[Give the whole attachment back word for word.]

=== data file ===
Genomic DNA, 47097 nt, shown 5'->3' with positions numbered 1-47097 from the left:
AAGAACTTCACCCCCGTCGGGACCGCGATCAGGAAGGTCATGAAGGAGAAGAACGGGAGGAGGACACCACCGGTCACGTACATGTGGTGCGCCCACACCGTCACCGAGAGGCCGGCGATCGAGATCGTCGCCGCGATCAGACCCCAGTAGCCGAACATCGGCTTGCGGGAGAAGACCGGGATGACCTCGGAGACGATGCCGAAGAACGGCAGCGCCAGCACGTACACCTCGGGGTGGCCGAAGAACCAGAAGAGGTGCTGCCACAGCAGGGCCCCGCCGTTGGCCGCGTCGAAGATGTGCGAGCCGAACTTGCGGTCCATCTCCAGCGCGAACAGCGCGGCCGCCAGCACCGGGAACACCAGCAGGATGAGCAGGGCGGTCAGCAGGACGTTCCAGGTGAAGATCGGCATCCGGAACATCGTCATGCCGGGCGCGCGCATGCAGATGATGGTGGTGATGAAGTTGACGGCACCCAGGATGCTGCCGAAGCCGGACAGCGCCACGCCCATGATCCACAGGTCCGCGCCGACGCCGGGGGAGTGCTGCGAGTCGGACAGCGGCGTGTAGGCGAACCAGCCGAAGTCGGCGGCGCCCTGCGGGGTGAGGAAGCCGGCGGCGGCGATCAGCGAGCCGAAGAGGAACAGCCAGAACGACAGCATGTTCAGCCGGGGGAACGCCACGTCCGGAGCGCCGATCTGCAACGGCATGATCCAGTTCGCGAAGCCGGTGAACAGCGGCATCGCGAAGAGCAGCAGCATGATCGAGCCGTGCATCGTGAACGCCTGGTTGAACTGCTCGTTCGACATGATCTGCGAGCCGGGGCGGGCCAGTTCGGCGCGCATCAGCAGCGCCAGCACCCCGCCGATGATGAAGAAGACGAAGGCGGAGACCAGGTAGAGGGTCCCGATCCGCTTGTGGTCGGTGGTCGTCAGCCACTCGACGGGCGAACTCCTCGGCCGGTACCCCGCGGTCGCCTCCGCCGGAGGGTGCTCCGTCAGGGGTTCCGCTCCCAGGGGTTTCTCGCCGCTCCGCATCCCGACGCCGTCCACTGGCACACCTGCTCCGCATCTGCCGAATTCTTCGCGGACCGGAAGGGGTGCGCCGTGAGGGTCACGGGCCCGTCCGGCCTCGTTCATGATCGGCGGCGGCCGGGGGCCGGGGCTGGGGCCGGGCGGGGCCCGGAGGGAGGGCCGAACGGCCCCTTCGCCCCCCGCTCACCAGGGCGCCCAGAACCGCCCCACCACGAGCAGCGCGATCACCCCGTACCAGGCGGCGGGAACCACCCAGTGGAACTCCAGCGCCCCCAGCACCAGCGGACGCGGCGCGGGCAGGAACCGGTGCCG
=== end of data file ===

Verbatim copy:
Genomic DNA, 47097 nt, shown 5'->3' with positions numbered 1-47097 from the left:
AAGAACTTCACCCCCGTCGGGACCGCGATCAGGAAGGTCATGAAGGAGAAGAACGGGAGGAGGACACCACCGGTCACGTACATGTGGTGCGCCCACACCGTCACCGAGAGGCCGGCGATCGAGATCGTCGCCGCGATCAGACCCCAGTAGCCGAACATCGGCTTGCGGGAGAAGACCGGGATGACCTCGGAGACGATGCCGAAGAACGGCAGCGCCAGCACGTACACCTCGGGGTGGCCGAAGAACCAGAAGAGGTGCTGCCACAGCAGGGCCCCGCCGTTGGCCGCGTCGAAGATGTGCGAGCCGAACTTGCGGTCCATCTCCAGCGCGAACAGCGCGGCCGCCAGCACCGGGAACACCAGCAGGATGAGCAGGGCGGTCAGCAGGACGTTCCAGGTGAAGATCGGCATCCGGAACATCGTCATGCCGGGCGCGCGCATGCAGATGATGGTGGTGATGAAGTTGACGGCACCCAGGATGCTGCCGAAGCCGGACAGCGCCACGCCCATGATCCACAGGTCCGCGCCGACGCCGGGGGAGTGCTGCGAGTCGGACAGCGGCGTGTAGGCGAACCAGCCGAAGTCGGCGGCGCCCTGCGGGGTGAGGAAGCCGGCGGCGGCGATCAGCGAGCCGAAGAGGAACAGCCAGAACGACAGCATGTTCAGCCGGGGGAACGCCACGTCCGGAGCGCCGATCTGCAACGGCATGATCCAGTTCGCGAAGCCGGTGAACAGCGGCATCGCGAAGAGCAGCAGCATGATCGAGCCGTGCATCGTGAACGCCTGGTTGAACTGCTCGTTCGACATGATCTGCGAGCCGGGGCGGGCCAGTTCGGCGCGCATCAGCAGCGCCAGCACCCCGCCGATGATGAAGAAGACGAAGGCGGAGACCAGGTAGAGGGTCCCGATCCGCTTGTGGTCGGTGGTCGTCAGCCACTCGACGGGCGAACTCCTCGGCCGGTACCCCGCGGTCGCCTCCGCCGGAGGGTGCTCCGTCAGGGGTTCCGCTCCCAGGGGTTTCTCGCCGCTCCGCATCCCGACGCCGTCCACTGGCACACCTGCTCCGCATCTGCCGAATTCTTCGCGGACCGGAAGGGGTGCGCCGTGAGGGTCACGGGCCCGTCCGGCCTCGTTCATGATCGGCGGCGGCCGGGGGCCGGGGCTGGGGCCGGGCGGGGCCCGGAGGGAGGGCCGAACGGCCCCTTCGCCCCCCGCTCACCAGGGCGCCCAGAACCGCCCCACCACGAGCAGCGCGATCACCCCGTACCAGGCGGCGGGAACCACCCAGTGGAACTCCAGCGCCCCCAGCACCAGCGGACGCGGCGCGGGCAGGAACCGGTGCCG